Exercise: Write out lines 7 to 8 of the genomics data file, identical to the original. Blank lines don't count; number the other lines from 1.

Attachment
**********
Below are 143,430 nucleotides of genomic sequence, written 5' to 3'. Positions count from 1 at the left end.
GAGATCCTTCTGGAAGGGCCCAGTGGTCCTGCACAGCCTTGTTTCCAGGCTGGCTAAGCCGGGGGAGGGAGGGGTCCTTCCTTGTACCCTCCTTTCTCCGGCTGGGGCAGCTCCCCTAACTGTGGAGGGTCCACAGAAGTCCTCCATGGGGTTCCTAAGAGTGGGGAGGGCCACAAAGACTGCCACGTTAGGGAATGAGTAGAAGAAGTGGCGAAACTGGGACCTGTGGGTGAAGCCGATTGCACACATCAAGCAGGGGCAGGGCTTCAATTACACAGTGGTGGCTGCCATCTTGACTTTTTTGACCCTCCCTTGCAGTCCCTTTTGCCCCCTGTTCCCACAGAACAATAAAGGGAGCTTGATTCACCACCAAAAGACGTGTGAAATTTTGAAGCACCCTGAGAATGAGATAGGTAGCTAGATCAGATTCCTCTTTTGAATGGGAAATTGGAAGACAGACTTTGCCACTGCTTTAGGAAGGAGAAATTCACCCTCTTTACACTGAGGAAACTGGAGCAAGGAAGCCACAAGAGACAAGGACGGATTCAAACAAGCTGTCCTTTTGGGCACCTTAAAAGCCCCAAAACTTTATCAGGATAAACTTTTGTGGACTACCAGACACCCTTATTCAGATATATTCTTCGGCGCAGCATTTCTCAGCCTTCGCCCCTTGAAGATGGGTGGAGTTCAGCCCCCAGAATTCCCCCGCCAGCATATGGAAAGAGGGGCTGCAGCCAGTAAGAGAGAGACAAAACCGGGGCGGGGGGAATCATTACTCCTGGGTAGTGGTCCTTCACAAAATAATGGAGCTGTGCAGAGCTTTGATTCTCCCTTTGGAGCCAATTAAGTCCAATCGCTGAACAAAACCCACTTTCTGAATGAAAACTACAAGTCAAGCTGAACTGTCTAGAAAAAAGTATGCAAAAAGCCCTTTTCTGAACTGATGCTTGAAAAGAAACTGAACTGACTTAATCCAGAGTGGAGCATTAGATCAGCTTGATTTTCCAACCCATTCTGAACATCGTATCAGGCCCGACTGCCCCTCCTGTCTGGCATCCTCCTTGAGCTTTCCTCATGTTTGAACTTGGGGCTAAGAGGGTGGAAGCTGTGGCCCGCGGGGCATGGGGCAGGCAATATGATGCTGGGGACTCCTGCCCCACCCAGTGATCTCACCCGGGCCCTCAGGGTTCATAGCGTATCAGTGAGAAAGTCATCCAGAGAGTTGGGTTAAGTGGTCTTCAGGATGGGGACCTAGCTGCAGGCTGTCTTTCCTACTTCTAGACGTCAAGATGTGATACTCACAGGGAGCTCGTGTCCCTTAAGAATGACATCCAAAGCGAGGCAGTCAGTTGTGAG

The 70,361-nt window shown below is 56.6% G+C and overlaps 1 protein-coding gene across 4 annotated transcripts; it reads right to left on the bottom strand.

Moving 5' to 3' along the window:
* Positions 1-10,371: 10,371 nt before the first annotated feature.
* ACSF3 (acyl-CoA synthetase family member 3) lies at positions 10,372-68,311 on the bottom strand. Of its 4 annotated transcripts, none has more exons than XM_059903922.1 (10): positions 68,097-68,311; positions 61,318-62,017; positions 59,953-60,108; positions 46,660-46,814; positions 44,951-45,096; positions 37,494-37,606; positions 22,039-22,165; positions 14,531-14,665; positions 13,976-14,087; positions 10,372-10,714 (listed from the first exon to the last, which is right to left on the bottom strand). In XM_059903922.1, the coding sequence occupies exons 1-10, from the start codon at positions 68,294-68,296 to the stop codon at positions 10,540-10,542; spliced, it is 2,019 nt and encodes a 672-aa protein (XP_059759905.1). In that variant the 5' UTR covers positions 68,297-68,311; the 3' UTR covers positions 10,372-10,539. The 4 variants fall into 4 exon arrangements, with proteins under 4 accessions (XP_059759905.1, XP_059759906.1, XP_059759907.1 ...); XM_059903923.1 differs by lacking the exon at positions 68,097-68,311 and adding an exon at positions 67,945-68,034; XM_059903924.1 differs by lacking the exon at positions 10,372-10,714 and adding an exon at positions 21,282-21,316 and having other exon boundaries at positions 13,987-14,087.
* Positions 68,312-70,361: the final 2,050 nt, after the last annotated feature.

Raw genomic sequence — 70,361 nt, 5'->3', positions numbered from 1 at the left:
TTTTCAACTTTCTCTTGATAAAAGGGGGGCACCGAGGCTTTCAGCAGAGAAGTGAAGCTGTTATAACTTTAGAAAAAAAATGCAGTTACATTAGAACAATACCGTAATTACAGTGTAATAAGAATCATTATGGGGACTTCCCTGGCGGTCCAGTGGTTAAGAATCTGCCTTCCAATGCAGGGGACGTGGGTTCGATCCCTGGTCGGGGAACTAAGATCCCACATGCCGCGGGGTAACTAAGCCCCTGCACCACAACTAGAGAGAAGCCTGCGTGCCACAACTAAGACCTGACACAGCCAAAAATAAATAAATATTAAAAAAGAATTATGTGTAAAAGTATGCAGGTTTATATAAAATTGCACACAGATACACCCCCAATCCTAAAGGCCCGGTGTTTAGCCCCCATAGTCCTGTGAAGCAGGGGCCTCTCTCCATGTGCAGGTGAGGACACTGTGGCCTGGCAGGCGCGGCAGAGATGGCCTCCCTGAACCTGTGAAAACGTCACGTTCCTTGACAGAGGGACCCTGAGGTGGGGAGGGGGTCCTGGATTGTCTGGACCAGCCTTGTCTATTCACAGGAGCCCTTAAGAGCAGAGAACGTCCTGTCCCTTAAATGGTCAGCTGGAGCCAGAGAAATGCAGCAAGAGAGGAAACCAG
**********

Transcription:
* Positions 68,312-70,361: the final 2,050 nt, after the last annotated feature.

Raw genomic sequence — 70,361 nt, 5'->3', positions numbered from 1 at the left: